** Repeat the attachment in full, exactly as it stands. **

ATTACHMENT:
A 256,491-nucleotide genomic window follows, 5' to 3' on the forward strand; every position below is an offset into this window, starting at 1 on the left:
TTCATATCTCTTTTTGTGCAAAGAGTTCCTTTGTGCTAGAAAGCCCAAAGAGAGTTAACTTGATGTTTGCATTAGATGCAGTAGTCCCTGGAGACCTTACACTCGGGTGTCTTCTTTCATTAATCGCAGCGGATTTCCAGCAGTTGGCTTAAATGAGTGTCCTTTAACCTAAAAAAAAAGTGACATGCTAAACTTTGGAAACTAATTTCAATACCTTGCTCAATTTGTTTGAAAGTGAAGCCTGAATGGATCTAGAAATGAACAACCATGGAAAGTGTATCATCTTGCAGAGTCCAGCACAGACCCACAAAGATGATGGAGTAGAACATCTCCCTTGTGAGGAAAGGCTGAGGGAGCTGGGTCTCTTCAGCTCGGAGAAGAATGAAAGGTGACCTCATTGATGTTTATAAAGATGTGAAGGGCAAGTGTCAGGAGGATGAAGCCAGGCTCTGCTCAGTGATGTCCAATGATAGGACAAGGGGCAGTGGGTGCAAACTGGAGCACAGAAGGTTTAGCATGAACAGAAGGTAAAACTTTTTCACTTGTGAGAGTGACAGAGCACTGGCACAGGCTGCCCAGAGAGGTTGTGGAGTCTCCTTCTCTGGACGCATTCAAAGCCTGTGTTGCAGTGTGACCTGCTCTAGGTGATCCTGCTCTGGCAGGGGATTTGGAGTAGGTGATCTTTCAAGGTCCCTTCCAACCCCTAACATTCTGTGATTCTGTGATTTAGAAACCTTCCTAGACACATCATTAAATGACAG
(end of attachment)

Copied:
A 256,491-nucleotide genomic window follows, 5' to 3' on the forward strand; every position below is an offset into this window, starting at 1 on the left:
TTCATATCTCTTTTTGTGCAAAGAGTTCCTTTGTGCTAGAAAGCCCAAAGAGAGTTAACTTGATGTTTGCATTAGATGCAGTAGTCCCTGGAGACCTTACACTCGGGTGTCTTCTTTCATTAATCGCAGCGGATTTCCAGCAGTTGGCTTAAATGAGTGTCCTTTAACCTAAAAAAAAAGTGACATGCTAAACTTTGGAAACTAATTTCAATACCTTGCTCAATTTGTTTGAAAGTGAAGCCTGAATGGATCTAGAAATGAACAACCATGGAAAGTGTATCATCTTGCAGAGTCCAGCACAGACCCACAAAGATGATGGAGTAGAACATCTCCCTTGTGAGGAAAGGCTGAGGGAGCTGGGTCTCTTCAGCTCGGAGAAGAATGAAAGGTGACCTCATTGATGTTTATAAAGATGTGAAGGGCAAGTGTCAGGAGGATGAAGCCAGGCTCTGCTCAGTGATGTCCAATGATAGGACAAGGGGCAGTGGGTGCAAACTGGAGCACAGAAGGTTTAGCATGAACAGAAGGTAAAACTTTTTCACTTGTGAGAGTGACAGAGCACTGGCACAGGCTGCCCAGAGAGGTTGTGGAGTCTCCTTCTCTGGACGCATTCAAAGCCTGTGTTGCAGTGTGACCTGCTCTAGGTGATCCTGCTCTGGCAGGGGATTTGGAGTAGGTGATCTTTCAAGGTCCCTTCCAACCCCTAACATTCTGTGATTCTGTGATTTAGAAACCTTCCTAGACACATCATTAAATGACAG